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Will sleeping in during the summer help me ‘catch up’ on sleep?

What more free time can mean for your sleep and health


By
June 7, 2017

     


With longer days and more free time, it’s natural for most of us to want to stay up (and wake up) later during summer months. James Davig, PhD, LP, a sleep behavioral psychologist at Regions Hospital Sleep Health Center, says keeping a sleep routine during summer is as important to good health as keeping up on healthy eating and being physically active.

Dr. Davig gives these 3 tips:

1. Make sleep a priority. Make sure each family member has room in their schedule to get the sleep their body needs to be healthy. The National Sleep Foundation recommends:

Age: Hours of sleep needed:
3 – 5 10 – 13
6 – 13 9 – 11
14 – 17 8 – 10

2. Set a schedule. Sticking to a school year schedule is probably not realistic, but it’s a good idea to still have a consistent routine. During the summer, try to get up and go to bed at the same time (or within an hour of the same time) each day.

Adopting a routine during the summer helps you maintain your internal body clock. This will make for an easier transition back to a school schedule.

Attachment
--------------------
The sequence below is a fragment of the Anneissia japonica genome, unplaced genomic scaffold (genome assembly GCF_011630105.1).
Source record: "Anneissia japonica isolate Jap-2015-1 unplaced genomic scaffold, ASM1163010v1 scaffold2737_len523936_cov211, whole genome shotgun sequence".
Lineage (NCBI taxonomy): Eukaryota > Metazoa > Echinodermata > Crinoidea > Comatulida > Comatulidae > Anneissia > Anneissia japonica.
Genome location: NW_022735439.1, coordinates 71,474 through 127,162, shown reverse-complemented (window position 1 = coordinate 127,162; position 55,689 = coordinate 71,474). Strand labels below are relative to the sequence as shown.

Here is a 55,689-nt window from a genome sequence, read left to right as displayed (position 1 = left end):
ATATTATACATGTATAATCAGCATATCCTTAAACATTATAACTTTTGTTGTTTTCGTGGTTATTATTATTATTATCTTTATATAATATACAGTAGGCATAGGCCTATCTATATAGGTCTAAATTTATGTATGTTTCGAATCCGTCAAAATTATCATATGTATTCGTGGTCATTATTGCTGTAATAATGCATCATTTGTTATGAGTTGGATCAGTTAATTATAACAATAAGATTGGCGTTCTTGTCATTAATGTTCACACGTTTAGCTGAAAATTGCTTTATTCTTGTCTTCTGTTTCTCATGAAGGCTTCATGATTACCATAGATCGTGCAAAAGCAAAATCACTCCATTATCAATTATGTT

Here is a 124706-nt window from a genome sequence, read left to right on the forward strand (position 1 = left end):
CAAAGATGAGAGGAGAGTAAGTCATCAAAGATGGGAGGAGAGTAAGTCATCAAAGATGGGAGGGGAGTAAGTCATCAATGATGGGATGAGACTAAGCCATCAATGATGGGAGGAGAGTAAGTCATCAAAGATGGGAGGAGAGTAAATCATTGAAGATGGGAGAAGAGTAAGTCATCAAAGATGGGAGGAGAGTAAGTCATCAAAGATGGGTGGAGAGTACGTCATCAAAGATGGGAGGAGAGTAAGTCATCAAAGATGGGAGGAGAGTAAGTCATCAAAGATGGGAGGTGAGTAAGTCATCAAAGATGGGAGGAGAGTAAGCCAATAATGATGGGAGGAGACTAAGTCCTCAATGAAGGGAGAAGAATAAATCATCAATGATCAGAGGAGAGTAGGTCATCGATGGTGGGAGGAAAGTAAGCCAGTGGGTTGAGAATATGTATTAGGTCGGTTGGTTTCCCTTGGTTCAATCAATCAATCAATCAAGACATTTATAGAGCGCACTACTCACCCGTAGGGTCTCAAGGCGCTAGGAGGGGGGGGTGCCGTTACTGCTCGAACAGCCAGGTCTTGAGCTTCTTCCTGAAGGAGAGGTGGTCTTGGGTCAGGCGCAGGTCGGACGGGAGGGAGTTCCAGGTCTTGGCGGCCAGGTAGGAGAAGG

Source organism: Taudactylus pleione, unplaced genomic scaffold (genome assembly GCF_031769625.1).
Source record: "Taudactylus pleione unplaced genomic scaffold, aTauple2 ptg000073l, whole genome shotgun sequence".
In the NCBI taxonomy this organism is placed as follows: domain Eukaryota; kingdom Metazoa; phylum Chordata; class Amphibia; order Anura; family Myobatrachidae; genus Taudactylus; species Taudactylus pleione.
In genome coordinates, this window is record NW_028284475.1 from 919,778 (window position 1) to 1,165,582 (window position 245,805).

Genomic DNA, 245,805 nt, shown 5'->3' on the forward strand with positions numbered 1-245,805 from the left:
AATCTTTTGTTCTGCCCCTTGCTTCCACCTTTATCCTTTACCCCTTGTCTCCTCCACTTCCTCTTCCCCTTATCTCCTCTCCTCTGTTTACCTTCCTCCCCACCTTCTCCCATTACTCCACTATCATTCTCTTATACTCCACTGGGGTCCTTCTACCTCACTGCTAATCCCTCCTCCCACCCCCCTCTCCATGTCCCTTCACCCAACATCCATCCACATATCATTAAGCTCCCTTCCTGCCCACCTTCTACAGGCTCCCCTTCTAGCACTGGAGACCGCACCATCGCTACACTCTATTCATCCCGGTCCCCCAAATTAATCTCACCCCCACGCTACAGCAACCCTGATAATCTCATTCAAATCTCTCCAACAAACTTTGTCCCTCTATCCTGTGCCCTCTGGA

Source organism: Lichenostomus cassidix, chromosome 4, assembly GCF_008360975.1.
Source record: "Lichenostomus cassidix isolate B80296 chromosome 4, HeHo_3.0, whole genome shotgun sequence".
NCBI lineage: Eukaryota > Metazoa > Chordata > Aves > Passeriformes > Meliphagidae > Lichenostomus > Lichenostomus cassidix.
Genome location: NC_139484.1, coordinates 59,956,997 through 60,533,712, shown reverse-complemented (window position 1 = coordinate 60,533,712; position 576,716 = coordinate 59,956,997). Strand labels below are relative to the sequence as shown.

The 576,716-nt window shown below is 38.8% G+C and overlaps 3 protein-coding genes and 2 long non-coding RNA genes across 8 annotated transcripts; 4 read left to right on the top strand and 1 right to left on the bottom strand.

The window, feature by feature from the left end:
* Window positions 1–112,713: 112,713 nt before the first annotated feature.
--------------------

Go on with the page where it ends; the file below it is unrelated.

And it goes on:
If kids get in the habit of sleeping until noon, it can take weeks to get back on a school schedule. While it’s easier to get younger kids on a consistent routine, it’s tough to enforce a bedtime with teens. Still, it’s important to try to have your teen get up no later than 9 or 10 a.m. Getting them involved in morning activities can help.

3. Control the environment. Darkening the room, especially if it is still bright outside, can help cue the brain to make kids feel sleepy. A darker room also stays cooler. The ideal temperature for sleeping is 68 to 72 degrees.

How to transition back to a school year sleep schedule in the fall

Two to three weeks before school starts, start working on shifting your child’s or teen’s sleep schedule. The easiest way to do this is to have a set bedtime and wake time that allows for enough sleep, and then move both the bedtime and wake time 15 minutes earlier every 2 to 3 nights until you reach the desired sleep schedule.

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